Make sure that your address is formatted in the same manner in as many directories as possible. You never know which one a prospective customer might come across in their search for a new salon, so you want to be wherever your customers are! This includes review sites, so make sure you claim your profile on Yelp and Google My Business, and set them up on Allure and any other salon review sites. Yelp estimates that just by having a profile on the platform, the average business see an additional $8000 in revenue a year!
Online directories can also help with SEO efforts, which allow your website to be found by search engines. This list is a great place to start and has many free directories that you can list your business on. Again, keep your info formatted consistently throughout (as slight variations can hurt your SEO work). For example, make sure that if your salon is located at 1247 Lost Tree Lane, Suite 700, that all of your listings look the same, and none say 1247 Lost Tree Ln., Ste. 700.
Similarly, you’ll want to set up profiles on various social networks, including Facebook, Pinterest, Instagram, Twitter, Periscope, etc. While it’s important to be where your audience is, some businesses overcommit when it comes to their social pages. Remember, each page you set up needs to be maintained on a daily (or at least weekly) basis. Rather than having many pages with little engagement and interaction, try focusing on one or two that a majority of your existing clients are on. Or, start polling them during appointments to determine which you should concentrate on.
Familiarize yourself with the nuances of each, and be sure to interact with other users accordingly. Instagram is a great way to share before and after photos of clients (always ask for their permission before sharing anywhere publicly!). But make sure that’s not all that’s represented. Post photos of you with other stylists, different events you have and attend and any other fun, “behind the scenes” glimpses you want to give into your business. This creates a deeper connection with existing clients.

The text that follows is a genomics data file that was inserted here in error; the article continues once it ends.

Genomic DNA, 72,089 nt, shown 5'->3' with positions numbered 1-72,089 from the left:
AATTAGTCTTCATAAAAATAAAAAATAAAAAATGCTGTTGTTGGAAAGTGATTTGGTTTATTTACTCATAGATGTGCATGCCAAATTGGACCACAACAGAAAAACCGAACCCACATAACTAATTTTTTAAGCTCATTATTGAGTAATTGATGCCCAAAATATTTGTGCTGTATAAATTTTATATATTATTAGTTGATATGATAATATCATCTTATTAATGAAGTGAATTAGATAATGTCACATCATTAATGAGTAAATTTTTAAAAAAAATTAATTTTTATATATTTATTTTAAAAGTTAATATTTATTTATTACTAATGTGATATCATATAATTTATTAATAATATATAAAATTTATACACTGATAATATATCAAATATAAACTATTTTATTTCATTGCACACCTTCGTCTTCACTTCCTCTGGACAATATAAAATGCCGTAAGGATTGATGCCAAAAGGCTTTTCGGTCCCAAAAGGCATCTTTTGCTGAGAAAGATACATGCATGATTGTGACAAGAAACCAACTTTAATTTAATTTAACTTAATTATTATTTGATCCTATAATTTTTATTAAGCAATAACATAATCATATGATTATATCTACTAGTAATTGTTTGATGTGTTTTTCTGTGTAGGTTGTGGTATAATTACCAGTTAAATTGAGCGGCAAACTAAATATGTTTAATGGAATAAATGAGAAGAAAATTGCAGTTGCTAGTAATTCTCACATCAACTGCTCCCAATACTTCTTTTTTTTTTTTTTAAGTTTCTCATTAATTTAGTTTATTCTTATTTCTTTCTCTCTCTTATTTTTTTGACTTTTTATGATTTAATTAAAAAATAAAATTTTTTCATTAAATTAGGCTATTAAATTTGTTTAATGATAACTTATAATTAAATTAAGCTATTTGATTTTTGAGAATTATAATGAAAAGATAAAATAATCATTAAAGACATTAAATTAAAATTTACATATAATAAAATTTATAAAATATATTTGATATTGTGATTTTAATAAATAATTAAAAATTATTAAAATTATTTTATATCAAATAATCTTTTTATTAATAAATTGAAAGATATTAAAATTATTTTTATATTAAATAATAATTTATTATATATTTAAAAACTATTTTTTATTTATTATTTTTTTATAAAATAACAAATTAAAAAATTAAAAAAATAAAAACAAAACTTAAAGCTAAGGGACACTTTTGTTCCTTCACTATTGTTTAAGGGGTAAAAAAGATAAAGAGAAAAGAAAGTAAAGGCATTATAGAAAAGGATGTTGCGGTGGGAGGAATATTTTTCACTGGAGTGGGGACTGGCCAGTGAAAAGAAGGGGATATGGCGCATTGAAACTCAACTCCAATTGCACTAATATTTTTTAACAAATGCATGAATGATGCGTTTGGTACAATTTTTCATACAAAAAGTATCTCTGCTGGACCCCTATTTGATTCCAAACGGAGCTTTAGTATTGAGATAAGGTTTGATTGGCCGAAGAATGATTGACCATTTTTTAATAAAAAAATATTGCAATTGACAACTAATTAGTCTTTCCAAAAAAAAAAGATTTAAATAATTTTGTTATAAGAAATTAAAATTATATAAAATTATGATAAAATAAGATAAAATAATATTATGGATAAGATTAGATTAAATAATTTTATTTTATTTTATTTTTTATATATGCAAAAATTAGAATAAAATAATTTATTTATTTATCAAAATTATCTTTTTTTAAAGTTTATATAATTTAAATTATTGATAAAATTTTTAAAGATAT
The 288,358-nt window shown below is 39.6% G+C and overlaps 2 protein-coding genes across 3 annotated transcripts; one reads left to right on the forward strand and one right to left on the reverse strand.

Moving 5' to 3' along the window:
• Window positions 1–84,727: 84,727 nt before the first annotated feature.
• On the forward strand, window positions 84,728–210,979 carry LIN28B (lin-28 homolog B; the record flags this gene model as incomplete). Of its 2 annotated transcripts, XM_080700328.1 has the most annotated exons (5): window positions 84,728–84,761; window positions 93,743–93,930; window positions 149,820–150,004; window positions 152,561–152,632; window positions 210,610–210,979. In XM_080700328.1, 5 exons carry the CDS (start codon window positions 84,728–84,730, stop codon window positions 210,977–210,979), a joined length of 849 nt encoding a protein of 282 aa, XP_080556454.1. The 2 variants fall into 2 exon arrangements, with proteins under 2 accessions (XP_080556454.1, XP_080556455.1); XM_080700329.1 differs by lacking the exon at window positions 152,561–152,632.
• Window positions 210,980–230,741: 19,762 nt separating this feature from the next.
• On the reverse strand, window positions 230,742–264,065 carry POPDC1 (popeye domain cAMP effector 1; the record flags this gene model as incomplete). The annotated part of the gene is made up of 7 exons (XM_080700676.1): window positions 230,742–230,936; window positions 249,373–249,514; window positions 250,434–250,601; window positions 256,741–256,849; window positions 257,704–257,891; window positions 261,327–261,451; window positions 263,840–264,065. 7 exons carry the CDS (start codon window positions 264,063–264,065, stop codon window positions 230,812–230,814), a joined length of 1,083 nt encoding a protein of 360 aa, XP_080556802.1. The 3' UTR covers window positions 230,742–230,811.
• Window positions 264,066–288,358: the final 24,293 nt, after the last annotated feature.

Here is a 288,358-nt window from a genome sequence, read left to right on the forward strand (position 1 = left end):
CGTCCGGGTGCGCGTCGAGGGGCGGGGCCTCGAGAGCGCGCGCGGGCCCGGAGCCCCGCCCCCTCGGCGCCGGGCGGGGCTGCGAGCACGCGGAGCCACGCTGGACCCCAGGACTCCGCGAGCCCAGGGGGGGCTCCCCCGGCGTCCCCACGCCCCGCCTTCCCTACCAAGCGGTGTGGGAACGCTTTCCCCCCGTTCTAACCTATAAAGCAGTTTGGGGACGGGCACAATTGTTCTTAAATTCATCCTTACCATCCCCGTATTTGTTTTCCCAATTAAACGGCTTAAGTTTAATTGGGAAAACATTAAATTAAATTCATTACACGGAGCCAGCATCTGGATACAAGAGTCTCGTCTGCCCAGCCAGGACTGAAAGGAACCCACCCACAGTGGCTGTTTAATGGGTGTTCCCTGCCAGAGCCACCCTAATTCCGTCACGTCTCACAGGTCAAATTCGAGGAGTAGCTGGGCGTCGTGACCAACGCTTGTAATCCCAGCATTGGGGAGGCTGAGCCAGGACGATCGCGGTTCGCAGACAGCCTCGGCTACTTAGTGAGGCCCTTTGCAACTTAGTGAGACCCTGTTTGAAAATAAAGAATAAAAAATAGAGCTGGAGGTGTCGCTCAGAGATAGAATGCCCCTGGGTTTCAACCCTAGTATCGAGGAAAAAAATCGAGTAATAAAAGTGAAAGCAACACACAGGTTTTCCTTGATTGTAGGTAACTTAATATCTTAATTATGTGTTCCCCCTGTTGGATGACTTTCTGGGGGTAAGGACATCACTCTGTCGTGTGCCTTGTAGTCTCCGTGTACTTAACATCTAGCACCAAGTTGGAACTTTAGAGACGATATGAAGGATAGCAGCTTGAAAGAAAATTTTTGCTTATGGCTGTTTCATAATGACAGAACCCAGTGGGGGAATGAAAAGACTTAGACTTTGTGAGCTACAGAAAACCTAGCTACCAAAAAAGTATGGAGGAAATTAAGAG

Managing Online Reputation
If you’ve followed along this far, then your salon now has an online presence! While this is great news, it also means you now need to develop a strategy for safeguarding the online reputation of your business. While review sites and social pages are great ways to expose your work to new clients, they should always be monitored in case you need to get involved. If a customer posts a negative review, be sure to reach out to them privately to see if you can find a resolution.
This is your chance to not only win them back, but also demonstrate your dedication to client satisfaction. Afterwards, you can respond to the original comment stating that you’re happy you were able to find a way to fix it, and stand by your work. Bear in mind that these are your paying clients, so do your best to keep your cool and be respectful even if they’re being unreasonable. You might not be able to win every one back, but avoid aggravating the situation at all costs. Messy public arguments have an unfortunate knack of going viral, and continue to damage businesses long after the review has been posted.
Similarly, you should do your best to seek out positive reviews from your biggest advocates. Regularly ask for feedback, and remind them how important online reviews are for your business. Add in-store signage to remind customers to check out your profiles on these sites and hopefully leave positive reviews. Don’t be afraid to email or text customers you know well and ask (politely) for them to take a minute to review you or your salon. Make it as easy as possible for them to do so by sending them the link. If you don’t get the review or a response, don’t push the same people too hard on this, but send a gentle nudge, sparingly. Always make sure to thank them when they do, and check out this full list of ideas for driving more positive reviews, and responding to negative reviews.
Communications: Email and SMS marketing strategy
Now that you’ve set up the hub of your digital presence, use SMS and email to drive traffic back to it. Include a link to your site in your email signature, as well as any links to social pages and review sites. This way no matter what type of email you send out, whether a promotion or a simple appointment confirmation, you can direct clients to check out these pages, follow your salon or even leave a positive review!
Send out emails and text messages that keep your business top-of-mind with clients between visits, and remind others that they’re due for an appointment. You can keep them informed of promotions, exclusive events, and the latest news. Between high engagement rates, and most being read almost instantaneously, SMS marketing is a great way to drum up business on a slow day. Send out a text blast offering a discount on any appointments made for that day. Or, try out any of these creative sms campaigns. Send out emails and texts that drive repeat business, reviews and referrals. As a reminder, Signpost’s Mia automates all of these initiatives so that you don’t have to manage them manually, all while protecting your reputation by intercepting negative reviews and prompting new customers to make an appointment.